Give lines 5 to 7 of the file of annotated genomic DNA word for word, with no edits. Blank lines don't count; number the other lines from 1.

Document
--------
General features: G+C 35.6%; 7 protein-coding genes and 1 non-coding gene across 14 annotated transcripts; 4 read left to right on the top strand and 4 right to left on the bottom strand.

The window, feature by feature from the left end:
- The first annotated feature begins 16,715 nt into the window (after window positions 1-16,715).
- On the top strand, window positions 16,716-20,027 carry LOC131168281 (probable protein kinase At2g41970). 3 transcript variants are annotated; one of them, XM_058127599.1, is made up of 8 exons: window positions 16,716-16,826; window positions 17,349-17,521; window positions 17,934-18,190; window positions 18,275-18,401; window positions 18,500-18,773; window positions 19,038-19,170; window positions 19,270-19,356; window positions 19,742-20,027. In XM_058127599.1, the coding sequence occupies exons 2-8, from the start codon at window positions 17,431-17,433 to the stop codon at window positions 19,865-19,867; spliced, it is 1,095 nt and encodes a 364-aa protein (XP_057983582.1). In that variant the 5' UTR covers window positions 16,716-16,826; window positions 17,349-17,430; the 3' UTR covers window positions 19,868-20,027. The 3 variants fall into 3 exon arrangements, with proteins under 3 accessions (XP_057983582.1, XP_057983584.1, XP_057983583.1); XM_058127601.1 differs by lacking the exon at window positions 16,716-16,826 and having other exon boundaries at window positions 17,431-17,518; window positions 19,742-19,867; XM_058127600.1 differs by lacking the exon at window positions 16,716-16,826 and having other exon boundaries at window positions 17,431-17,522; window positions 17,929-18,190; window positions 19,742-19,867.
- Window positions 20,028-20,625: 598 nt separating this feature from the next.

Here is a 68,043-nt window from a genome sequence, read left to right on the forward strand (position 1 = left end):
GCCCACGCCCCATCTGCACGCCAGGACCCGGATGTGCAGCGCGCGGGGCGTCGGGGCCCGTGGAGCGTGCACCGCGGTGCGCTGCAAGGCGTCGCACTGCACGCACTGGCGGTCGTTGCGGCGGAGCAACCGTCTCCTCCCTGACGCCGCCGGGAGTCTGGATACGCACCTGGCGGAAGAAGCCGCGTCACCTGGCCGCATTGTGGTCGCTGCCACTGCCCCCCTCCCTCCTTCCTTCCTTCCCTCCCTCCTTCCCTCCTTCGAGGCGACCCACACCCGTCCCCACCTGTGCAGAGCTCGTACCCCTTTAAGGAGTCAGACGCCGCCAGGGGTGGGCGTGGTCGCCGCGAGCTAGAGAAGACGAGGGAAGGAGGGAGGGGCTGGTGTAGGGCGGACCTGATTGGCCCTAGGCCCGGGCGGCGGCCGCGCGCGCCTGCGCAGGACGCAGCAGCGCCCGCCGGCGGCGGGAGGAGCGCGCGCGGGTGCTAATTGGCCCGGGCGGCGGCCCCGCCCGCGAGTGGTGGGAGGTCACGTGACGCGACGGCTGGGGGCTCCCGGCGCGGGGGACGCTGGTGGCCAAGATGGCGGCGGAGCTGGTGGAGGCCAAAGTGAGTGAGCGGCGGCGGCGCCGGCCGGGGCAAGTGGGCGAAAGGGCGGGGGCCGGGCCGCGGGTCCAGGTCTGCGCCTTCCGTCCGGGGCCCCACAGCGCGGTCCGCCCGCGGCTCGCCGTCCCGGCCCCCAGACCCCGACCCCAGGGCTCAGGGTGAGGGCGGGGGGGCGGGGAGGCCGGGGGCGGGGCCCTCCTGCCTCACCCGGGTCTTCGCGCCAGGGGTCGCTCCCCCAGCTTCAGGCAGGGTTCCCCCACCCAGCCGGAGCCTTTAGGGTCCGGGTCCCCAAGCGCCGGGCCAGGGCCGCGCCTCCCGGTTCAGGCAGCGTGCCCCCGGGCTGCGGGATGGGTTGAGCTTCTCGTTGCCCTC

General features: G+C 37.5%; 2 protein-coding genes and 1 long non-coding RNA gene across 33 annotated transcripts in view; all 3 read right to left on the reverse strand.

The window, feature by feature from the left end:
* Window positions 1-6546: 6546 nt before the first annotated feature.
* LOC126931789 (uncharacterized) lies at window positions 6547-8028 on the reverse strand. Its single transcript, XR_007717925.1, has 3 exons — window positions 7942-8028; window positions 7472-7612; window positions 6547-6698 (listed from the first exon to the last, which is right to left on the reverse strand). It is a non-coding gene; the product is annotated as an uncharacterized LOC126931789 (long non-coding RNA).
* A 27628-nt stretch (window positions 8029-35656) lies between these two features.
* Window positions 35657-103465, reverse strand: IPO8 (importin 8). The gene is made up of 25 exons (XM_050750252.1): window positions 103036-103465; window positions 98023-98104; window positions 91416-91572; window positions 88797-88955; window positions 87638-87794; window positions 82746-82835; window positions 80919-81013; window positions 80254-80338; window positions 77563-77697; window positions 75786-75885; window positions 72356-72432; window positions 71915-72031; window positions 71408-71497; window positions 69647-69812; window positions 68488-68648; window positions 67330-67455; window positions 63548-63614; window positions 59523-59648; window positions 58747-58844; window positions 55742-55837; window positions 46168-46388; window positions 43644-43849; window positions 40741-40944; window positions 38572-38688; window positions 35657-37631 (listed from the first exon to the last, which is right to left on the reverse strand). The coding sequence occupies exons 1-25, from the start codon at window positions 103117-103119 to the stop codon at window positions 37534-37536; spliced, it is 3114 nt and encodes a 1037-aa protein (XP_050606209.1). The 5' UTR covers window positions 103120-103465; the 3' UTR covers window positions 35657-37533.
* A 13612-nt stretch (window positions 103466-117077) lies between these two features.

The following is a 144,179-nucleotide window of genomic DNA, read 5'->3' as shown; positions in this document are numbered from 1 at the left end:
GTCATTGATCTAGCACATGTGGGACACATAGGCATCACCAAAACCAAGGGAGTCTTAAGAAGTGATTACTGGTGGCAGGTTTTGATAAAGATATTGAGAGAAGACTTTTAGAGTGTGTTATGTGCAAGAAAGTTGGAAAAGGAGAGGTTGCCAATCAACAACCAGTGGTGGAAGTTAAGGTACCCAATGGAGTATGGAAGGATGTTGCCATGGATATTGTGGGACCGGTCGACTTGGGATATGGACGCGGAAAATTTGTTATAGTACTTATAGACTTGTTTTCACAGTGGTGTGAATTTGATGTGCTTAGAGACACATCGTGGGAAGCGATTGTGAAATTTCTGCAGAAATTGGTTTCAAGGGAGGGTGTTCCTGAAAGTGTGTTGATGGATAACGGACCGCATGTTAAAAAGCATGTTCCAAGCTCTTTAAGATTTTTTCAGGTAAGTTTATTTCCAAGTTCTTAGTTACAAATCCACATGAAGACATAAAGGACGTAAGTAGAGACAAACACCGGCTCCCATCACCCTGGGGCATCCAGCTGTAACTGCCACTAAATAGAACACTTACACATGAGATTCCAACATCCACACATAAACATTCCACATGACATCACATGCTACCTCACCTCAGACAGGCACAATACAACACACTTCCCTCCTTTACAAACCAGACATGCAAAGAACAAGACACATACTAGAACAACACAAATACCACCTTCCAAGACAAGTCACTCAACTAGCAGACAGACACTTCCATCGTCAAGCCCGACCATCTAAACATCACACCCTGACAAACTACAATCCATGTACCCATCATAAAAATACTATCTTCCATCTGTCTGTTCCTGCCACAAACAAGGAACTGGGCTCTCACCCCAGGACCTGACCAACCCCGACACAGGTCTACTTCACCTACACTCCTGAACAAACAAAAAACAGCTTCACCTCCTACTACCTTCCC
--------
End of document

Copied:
- Window positions 20,028-20,625: 598 nt separating this feature from the next.

Here is a 68,043-nt window from a genome sequence, read left to right on the forward strand (position 1 = left end):
GCCCACGCCCCATCTGCACGCCAGGACCCGGATGTGCAGCGCGCGGGGCGTCGGGGCCCGTGGAGCGTGCACCGCGGTGCGCTGCAAGGCGTCGCACTGCACGCACTGGCGGTCGTTGCGGCGGAGCAACCGTCTCCTCCCTGACGCCGCCGGGAGTCTGGATACGCACCTGGCGGAAGAAGCCGCGTCACCTGGCCGCATTGTGGTCGCTGCCACTGCCCCCCTCCCTCCTTCCTTCCTTCCCTCCCTCCTTCCCTCCTTCGAGGCGACCCACACCCGTCCCCACCTGTGCAGAGCTCGTACCCCTTTAAGGAGTCAGACGCCGCCAGGGGTGGGCGTGGTCGCCGCGAGCTAGAGAAGACGAGGGAAGGAGGGAGGGGCTGGTGTAGGGCGGACCTGATTGGCCCTAGGCCCGGGCGGCGGCCGCGCGCGCCTGCGCAGGACGCAGCAGCGCCCGCCGGCGGCGGGAGGAGCGCGCGCGGGTGCTAATTGGCCCGGGCGGCGGCCCCGCCCGCGAGTGGTGGGAGGTCACGTGACGCGACGGCTGGGGGCTCCCGGCGCGGGGGACGCTGGTGGCCAAGATGGCGGCGGAGCTGGTGGAGGCCAAAGTGAGTGAGCGGCGGCGGCGCCGGCCGGGGCAAGTGGGCGAAAGGGCGGGGGCCGGGCCGCGGGTCCAGGTCTGCGCCTTCCGTCCGGGGCCCCACAGCGCGGTCCGCCCGCGGCTCGCCGTCCCGGCCCCCAGACCCCGACCCCAGGGCTCAGGGTGAGGGCGGGGGGGCGGGGAGGCCGGGGGCGGGGCCCTCCTGCCTCACCCGGGTCTTCGCGCCAGGGGTCGCTCCCCCAGCTTCAGGCAGGGTTCCCCCACCCAGCCGGAGCCTTTAGGGTCCGGGTCCCCAAGCGCCGGGCCAGGGCCGCGCCTCCCGGTTCAGGCAGCGTGCCCCCGGGCTGCGGGATGGGTTGAGCTTCTCGTTGCCCTC